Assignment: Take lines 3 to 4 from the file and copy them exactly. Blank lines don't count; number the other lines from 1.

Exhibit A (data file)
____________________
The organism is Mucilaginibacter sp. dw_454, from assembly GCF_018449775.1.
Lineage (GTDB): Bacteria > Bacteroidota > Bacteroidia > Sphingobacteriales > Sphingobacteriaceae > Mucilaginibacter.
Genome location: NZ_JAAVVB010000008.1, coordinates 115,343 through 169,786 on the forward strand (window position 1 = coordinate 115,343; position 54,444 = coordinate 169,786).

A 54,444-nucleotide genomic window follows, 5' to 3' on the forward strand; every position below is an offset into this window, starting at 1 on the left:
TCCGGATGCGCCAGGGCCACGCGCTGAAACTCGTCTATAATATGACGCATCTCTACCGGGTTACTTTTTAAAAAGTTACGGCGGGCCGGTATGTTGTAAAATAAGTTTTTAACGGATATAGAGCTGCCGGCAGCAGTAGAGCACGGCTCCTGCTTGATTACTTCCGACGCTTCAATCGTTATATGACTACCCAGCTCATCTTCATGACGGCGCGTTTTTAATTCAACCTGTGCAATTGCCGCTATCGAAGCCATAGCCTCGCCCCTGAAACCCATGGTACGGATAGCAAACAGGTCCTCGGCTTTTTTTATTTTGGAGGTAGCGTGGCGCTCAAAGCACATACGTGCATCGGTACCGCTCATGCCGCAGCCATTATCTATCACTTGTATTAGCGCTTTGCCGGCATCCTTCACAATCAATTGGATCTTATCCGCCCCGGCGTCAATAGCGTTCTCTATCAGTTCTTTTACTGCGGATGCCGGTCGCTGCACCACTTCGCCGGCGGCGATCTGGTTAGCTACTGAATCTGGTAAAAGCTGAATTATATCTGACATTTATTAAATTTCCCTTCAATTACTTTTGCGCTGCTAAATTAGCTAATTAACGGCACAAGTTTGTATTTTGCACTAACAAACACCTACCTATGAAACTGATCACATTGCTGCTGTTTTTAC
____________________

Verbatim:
Genome location: NZ_JAAVVB010000008.1, coordinates 115,343 through 169,786 on the forward strand (window position 1 = coordinate 115,343; position 54,444 = coordinate 169,786).

A 54,444-nucleotide genomic window follows, 5' to 3' on the forward strand; every position below is an offset into this window, starting at 1 on the left: